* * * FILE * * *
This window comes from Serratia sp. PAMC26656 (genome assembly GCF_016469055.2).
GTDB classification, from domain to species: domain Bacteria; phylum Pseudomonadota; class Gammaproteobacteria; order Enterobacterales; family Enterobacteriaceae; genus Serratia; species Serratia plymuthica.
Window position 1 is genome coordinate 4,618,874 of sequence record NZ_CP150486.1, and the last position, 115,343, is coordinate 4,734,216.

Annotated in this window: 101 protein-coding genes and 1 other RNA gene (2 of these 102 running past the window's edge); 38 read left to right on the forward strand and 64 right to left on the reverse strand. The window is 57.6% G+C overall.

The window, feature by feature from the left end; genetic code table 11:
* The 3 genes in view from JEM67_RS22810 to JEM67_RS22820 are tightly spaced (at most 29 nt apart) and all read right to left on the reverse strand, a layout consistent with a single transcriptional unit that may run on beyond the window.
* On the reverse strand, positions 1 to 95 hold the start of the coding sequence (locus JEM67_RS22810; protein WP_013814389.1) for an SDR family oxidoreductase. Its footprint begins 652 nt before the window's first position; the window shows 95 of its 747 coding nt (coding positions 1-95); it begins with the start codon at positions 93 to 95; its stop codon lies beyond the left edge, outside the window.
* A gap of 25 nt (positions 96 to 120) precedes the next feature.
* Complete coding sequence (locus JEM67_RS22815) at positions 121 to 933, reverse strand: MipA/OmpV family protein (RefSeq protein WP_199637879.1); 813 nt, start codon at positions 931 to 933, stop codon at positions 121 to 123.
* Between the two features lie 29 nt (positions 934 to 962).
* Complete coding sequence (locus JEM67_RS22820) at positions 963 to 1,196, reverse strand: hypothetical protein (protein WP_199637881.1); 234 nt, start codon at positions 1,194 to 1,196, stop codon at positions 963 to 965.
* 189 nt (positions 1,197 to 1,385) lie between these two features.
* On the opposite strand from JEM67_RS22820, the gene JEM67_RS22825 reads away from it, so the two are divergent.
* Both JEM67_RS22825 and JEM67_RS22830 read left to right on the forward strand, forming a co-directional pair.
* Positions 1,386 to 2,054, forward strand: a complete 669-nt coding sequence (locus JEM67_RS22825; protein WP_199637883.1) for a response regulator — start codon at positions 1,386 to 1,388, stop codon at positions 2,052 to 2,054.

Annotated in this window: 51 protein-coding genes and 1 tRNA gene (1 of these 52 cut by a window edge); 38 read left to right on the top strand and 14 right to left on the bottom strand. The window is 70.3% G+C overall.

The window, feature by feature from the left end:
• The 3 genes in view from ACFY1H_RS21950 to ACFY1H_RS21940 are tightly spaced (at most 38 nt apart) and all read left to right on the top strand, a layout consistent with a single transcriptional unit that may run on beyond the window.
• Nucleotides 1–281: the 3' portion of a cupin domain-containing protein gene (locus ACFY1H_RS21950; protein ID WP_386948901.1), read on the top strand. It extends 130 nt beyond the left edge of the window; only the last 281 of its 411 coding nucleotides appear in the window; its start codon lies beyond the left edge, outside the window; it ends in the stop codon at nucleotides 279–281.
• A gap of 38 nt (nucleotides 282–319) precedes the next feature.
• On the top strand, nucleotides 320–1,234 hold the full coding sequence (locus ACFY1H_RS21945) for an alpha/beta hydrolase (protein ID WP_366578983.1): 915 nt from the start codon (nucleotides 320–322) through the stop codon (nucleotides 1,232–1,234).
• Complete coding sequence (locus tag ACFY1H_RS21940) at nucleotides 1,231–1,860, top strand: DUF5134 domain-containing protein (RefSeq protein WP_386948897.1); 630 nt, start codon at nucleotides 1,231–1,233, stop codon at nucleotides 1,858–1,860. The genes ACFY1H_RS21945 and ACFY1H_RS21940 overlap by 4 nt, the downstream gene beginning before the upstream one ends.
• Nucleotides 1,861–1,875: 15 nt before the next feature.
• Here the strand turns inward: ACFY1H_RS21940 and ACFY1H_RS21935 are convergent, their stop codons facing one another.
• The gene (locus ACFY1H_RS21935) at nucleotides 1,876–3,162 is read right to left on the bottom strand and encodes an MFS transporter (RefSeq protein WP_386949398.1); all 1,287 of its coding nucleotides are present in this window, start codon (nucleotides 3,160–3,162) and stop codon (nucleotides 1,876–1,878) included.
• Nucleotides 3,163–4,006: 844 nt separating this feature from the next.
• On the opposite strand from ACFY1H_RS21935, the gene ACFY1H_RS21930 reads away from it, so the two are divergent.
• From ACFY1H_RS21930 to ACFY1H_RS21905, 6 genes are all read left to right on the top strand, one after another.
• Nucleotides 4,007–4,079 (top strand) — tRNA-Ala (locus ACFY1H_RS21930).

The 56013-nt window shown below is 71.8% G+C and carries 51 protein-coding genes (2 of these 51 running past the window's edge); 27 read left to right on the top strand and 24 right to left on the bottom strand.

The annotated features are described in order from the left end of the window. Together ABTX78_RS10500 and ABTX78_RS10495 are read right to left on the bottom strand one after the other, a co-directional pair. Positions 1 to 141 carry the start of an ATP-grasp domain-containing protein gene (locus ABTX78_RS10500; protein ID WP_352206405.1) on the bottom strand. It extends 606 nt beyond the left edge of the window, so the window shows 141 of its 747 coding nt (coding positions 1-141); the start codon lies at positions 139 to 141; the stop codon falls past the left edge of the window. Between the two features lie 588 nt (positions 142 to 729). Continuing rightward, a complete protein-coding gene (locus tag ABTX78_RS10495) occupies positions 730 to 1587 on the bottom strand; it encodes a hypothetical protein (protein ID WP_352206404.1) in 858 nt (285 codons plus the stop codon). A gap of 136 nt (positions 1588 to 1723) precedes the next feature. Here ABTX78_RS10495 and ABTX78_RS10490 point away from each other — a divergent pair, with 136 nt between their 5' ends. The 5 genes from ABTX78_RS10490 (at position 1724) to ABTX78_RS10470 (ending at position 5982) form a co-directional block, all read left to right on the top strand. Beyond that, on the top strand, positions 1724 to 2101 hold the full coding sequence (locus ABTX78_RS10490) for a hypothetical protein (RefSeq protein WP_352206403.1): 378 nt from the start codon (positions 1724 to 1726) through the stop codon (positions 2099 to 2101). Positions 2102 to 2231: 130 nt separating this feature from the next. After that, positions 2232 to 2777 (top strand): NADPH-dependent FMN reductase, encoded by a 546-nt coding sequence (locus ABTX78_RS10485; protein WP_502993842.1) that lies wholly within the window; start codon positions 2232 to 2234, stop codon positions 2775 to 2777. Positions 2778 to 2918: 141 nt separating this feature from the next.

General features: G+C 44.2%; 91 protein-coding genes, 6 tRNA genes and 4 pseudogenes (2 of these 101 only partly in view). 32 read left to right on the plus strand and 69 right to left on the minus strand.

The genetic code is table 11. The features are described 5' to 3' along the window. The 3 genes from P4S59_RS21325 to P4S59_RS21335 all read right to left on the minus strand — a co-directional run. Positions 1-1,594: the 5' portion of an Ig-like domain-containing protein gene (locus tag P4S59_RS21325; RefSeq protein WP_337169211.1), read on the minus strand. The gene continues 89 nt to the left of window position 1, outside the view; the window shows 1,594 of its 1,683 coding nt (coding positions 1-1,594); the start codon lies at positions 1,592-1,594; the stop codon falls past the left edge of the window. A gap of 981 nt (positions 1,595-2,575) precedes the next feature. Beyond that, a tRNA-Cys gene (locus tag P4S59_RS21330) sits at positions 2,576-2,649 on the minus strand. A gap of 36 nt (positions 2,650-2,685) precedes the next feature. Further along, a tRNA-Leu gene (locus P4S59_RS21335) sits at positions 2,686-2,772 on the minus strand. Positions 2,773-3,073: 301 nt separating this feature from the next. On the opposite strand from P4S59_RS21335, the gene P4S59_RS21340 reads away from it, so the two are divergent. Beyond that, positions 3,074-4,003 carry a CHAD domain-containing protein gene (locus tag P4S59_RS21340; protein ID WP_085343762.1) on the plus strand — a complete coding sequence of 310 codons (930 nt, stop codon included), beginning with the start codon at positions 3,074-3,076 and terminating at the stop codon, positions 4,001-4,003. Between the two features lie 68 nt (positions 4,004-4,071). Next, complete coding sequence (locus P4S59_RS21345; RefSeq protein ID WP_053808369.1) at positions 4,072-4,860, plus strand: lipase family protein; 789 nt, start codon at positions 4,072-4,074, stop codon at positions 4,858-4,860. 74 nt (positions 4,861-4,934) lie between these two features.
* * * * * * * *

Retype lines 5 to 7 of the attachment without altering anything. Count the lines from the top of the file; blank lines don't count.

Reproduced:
The window, feature by feature from the left end; genetic code table 11:
* The 3 genes in view from JEM67_RS22810 to JEM67_RS22820 are tightly spaced (at most 29 nt apart) and all read right to left on the reverse strand, a layout consistent with a single transcriptional unit that may run on beyond the window.
* On the reverse strand, positions 1 to 95 hold the start of the coding sequence (locus JEM67_RS22810; protein WP_013814389.1) for an SDR family oxidoreductase. Its footprint begins 652 nt before the window's first position; the window shows 95 of its 747 coding nt (coding positions 1-95); it begins with the start codon at positions 93 to 95; its stop codon lies beyond the left edge, outside the window.